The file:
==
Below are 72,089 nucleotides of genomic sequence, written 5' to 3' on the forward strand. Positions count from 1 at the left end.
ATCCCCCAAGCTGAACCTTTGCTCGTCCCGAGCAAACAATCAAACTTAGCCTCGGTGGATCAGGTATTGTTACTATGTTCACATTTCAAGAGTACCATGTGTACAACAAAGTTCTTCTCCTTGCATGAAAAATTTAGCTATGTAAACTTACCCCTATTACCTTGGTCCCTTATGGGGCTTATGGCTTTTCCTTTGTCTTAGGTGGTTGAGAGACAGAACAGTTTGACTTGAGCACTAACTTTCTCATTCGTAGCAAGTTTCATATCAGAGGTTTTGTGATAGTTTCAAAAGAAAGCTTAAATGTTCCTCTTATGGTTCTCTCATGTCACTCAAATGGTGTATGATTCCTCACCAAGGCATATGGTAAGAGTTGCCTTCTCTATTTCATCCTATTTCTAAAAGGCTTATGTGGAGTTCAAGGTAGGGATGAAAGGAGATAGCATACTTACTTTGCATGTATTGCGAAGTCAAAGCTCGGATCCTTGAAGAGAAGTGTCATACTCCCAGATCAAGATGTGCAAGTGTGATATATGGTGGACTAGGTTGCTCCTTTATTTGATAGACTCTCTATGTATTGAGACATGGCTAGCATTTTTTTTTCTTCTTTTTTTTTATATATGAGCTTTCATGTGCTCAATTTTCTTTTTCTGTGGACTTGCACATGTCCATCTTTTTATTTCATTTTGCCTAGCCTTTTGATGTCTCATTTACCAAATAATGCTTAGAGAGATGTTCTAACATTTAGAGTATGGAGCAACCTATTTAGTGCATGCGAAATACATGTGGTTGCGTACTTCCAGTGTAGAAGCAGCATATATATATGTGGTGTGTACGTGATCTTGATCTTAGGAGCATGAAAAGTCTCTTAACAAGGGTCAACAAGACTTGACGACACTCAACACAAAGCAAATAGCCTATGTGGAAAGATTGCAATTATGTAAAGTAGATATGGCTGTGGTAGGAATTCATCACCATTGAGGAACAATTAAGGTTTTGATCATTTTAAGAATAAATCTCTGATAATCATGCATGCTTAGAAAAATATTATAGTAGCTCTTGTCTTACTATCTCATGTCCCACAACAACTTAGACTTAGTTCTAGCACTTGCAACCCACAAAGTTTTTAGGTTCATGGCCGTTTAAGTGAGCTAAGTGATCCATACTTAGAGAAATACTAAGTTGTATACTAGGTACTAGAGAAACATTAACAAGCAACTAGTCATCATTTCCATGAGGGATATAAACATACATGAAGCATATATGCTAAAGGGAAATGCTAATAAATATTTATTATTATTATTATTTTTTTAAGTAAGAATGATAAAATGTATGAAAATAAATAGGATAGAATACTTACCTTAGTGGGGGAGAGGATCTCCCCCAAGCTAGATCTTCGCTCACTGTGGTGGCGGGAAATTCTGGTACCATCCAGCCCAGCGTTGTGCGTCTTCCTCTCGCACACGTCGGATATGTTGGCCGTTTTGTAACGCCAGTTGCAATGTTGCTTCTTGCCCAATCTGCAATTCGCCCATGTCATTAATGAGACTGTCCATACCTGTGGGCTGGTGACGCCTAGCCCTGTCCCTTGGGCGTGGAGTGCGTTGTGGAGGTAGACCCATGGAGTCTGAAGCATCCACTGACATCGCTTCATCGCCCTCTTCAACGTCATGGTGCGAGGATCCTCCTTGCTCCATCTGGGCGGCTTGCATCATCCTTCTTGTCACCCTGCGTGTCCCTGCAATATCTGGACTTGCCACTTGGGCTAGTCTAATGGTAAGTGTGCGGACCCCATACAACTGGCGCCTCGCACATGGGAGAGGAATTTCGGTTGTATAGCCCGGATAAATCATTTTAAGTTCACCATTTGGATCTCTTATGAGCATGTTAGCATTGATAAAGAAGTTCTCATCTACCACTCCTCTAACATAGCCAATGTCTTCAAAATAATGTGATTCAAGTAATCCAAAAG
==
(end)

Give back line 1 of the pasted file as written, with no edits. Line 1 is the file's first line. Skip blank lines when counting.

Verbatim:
Below are 72,089 nucleotides of genomic sequence, written 5' to 3' on the forward strand. Positions count from 1 at the left end.